The lush splendour of Warriston Cemetery is tucked away behind overgrown stone walls, hemmed in by Warriston Road and the Goldenacre Path. There appears to be an ongoing battle between the caretakers and nature, and I’m somewhat happy to say, nature is winning. Warriston Cemetery is eerily beautiful, partly because it is so green, partly because most of the world has forgotten it. Trees and ivy have subsumed many of the tombstones and memorial plaques, and while this would likely be to the horror of many of those interred, it is a gorgeous reminder that life will continue to go on, long after we have left it behind.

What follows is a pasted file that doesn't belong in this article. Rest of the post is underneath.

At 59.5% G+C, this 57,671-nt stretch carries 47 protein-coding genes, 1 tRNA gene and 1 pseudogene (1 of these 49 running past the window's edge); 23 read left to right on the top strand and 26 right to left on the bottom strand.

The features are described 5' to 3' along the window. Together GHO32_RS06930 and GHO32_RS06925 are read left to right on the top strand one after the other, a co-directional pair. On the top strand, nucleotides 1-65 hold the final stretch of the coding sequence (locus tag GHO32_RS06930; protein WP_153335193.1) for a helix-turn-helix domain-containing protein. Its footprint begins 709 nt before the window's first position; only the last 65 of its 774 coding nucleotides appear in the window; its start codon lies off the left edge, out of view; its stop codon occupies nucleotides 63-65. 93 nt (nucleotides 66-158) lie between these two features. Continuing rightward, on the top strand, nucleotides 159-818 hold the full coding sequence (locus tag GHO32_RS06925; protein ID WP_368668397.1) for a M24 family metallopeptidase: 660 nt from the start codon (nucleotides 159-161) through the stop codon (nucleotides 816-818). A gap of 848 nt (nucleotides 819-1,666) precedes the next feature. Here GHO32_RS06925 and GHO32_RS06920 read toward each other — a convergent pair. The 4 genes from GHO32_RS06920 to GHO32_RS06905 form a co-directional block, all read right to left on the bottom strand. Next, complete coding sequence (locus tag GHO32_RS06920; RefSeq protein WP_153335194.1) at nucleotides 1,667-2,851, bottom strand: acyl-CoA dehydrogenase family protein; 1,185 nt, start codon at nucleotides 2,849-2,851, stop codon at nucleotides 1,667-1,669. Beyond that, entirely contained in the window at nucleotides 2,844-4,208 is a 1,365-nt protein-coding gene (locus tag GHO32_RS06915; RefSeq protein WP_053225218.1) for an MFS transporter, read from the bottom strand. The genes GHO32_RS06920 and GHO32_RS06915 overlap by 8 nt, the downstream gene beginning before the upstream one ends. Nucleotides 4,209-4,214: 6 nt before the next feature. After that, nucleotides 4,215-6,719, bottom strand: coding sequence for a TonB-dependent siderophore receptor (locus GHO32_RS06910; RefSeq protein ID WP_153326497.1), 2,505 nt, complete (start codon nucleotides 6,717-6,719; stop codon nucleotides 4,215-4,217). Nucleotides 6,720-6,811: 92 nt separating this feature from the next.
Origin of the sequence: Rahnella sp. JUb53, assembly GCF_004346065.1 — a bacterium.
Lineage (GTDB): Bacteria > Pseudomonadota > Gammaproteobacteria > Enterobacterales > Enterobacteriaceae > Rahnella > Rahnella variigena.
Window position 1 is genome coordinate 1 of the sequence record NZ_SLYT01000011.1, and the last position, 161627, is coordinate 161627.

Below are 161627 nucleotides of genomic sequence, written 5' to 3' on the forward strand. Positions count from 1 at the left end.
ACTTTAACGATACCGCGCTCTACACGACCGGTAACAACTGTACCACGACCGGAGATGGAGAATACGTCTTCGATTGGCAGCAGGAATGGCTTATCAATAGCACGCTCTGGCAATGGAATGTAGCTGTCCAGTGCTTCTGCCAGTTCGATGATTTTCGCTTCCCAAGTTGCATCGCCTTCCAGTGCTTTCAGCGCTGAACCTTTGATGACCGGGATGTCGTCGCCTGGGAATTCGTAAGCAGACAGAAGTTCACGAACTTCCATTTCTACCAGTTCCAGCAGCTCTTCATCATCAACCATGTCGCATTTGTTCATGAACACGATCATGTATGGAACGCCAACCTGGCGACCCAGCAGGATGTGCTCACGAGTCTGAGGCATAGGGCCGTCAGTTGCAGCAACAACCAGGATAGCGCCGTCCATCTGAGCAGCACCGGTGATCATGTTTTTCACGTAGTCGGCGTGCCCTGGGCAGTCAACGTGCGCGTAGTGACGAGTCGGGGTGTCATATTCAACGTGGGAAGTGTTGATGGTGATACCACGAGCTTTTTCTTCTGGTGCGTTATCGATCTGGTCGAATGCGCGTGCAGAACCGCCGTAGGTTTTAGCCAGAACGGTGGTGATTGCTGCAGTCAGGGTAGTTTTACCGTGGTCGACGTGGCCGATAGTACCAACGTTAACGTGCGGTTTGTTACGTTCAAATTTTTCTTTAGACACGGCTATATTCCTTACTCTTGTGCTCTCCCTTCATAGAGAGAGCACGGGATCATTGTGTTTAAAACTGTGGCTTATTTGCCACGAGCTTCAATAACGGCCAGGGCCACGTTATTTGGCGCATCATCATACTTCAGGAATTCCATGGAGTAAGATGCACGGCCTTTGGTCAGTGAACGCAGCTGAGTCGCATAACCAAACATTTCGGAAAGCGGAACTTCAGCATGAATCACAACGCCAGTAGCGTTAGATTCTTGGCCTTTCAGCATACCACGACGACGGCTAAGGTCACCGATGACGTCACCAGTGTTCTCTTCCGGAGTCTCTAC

The efforts of the Friends of Warriston Cemetery are quite impressive — you can see where they’ve carefully reclaimed some of the stone work, much of it beautifully engraved — and yet they’ve still retained the wilderness that makes the area attractive. According to the Edinburgh News here, Warriston Cemetery “was designed by city architect David Cousin in 1842 in response to wealthy Victorians’ demands for carefully groomed burial places that could reflect their status. He designed it with space for lavish monuments, large family tombs and ornate stones all set in carefully landscaped gardens and walkways.” Many of the tombs remain intact, and you can catch glimpses of where the walkways may have once traversed the grounds, and occasionally find the distant memory of a garden bed, at one time tended with great care and cost.